Saturday 19 January 2013

Understanding where sequencing errors come from

Next-generation sequencing suffers from many of the same issues as Sanger sequencing as far as errors are concerned. The huge amounts of data generated mean we are presented with far higher numbers of variants than ever before and screening out false positives is a very important part of the process. 

Most discussion of NGS sequencing errors focuses on two main points; low quality bases and PCR errors. A recent publication by a group at the Broad highlights the need to consider sample processing before library preparation as well.
Low quality bases: All the NGS companies have made big strides in improving the raw accuracy of the bases we get from our instruments. Read lengths have increased as a result and continue to do so. The number of reads has also increased to the point that for most applications over-sequencing is the norm to get high enough coverage to rule out most issues with low quality base calls.
PCR errors: All of the current NGS systems use PCR in some form to amplify the initial nucleic acid and to add adapters for sequencing. The amount of amplification can be very high, with multiple rounds of PCR for exome and/or amplicon applications. Several groups have published improved methods that reduce the amount of PCR or use alternative enzymes to increase the fidelity of the reaction, e.g. Quail et al.
We also still massively over-amplify most DNA samples to get through the “sample-prep spike”. This is when you use PCR to amplify ng quantities of DNA only to allow robust quantification that allows you to dilute the sample back to pg quantities for loading into a sequencer. Improving methods to remove the need for this spike has resulted in protocols like Illumina’s latest PCR-free TruSeq sample prep. Most labs also use qPCR to quantify libraries allowing much less amplification to be used. However we still get people submitting 100nM+ libraries to my facility, so I try to explain they can use less amplification and it will almost certainly improve their results.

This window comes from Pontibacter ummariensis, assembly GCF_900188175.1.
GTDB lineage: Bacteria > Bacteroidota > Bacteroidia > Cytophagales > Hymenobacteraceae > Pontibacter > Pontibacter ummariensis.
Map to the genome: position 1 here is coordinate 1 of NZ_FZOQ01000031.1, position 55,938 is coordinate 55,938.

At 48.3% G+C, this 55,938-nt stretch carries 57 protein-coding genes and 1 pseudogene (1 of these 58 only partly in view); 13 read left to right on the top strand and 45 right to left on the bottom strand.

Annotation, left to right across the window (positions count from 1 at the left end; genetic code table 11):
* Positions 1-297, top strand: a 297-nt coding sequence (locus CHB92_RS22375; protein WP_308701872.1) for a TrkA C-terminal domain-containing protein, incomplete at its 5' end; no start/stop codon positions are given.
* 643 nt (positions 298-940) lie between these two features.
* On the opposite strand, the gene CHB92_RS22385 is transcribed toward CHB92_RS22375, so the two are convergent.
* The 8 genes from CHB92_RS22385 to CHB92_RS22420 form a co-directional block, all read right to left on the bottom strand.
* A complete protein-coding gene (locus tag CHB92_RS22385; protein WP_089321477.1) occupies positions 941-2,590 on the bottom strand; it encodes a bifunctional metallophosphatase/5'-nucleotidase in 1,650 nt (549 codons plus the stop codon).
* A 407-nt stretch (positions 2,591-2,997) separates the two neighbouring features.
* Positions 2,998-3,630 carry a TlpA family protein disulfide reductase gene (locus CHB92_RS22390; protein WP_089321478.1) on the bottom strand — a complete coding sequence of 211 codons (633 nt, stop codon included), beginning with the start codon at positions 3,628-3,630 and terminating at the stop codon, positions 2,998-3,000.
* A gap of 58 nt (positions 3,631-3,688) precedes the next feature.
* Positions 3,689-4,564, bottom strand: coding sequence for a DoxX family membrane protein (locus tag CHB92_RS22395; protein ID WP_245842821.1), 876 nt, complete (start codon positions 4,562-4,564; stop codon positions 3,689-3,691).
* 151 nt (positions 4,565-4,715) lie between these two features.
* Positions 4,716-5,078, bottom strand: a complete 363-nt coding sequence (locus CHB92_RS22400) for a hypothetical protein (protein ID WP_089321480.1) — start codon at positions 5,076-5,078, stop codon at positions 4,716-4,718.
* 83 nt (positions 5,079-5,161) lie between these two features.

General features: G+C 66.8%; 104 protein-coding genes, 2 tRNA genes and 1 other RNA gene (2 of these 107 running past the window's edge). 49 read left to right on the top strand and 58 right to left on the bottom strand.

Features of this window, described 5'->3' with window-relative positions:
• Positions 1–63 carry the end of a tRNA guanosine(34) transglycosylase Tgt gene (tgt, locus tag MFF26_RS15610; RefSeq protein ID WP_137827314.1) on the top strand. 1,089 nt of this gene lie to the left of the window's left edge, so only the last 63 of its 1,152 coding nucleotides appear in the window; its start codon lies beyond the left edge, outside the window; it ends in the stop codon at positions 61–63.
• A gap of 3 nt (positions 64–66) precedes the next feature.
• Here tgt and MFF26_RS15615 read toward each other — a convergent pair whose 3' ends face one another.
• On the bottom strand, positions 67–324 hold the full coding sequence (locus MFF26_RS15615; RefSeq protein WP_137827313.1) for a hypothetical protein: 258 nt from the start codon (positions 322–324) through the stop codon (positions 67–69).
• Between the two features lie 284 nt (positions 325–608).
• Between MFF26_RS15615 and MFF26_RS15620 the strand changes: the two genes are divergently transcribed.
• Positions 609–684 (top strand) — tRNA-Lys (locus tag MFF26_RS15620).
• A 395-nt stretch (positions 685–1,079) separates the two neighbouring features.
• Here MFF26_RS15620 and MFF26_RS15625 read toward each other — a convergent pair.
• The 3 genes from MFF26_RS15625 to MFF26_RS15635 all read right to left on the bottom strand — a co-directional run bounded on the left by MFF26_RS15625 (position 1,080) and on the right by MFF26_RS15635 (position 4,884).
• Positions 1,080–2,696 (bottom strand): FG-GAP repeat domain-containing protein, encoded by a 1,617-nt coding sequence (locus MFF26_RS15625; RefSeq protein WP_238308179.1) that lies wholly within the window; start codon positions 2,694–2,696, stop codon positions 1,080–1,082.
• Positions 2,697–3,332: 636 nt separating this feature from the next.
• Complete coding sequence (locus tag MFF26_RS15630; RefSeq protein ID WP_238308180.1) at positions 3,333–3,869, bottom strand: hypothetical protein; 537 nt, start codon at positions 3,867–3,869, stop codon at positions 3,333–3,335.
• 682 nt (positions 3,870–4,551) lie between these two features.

What about sample extraction and processing before library prep: Gad Getz group at the Broad recently published a very nice paper presenting their analysis of artifactual mutations in NGS data that were a result of oxidative DNA damage during sample prep.

These false positives in NGS data are not a huge issue for germline analysis projects using high-coverage sequencing as they can be easily removed. However for Cancer analysis of somatic mutations or population based screening, where low allelic fractions can be incredibly meaningful (e.g analysis of circulating tumour DNA) they present a significant issue. Understanding sequencing and PCR errors helps correct for some of these false positives but the Broad group demonstrate a novel mechanism for DNA damage during sample preparation using Covaris fragmentation. They do not say stop using your Covaris (a nice but expensive system for fragmenting genomic DNA), rather they provide a method to reduce the oxidation and conversion of guanine to 8-oxoG by the addition of anti-oxidants to samples before acoustic shearing. 

They also make the point that their discovery, and fix for this issue made them think about the multitude of possibilities for similar non-biological mechanisms to impact our analysis of low allelic fraction experiments.
I think they are somewhat overly pessimistic about the outlook for Cancer sequencing projects questioning “whether we can truly be confident that the rare mutations we are searching for can actually be attributed to true biological variation”. The numbers of samples being used in studies today is increasing significantly and they are coming from multiple centres, I’d hope that both of these will reduce the impact of these non-biological issues. But I whole heartedly agree with the authors that we should all stop and think about what can go wrong with our experiments at all steps, and not just focus on whether the sequencing lab has generated “perfect” sequence data or not!
PS: In the spirit of following my own advice I linked to the papers in this post using the DOI, hopefully blog consolidators will pick it up and add it to the commentary about this article.

1 comment:

  1. Thanks for the great information. I'm currently looking at multiple runs of different transfections of the same sequence with the same point deletion. In the NGS results, there is a near-noise peak of the right type where my deletion occurs. What kind of confidence can I have that the problem is with my constructs or with the sequence?


Note: only a member of this blog may post a comment.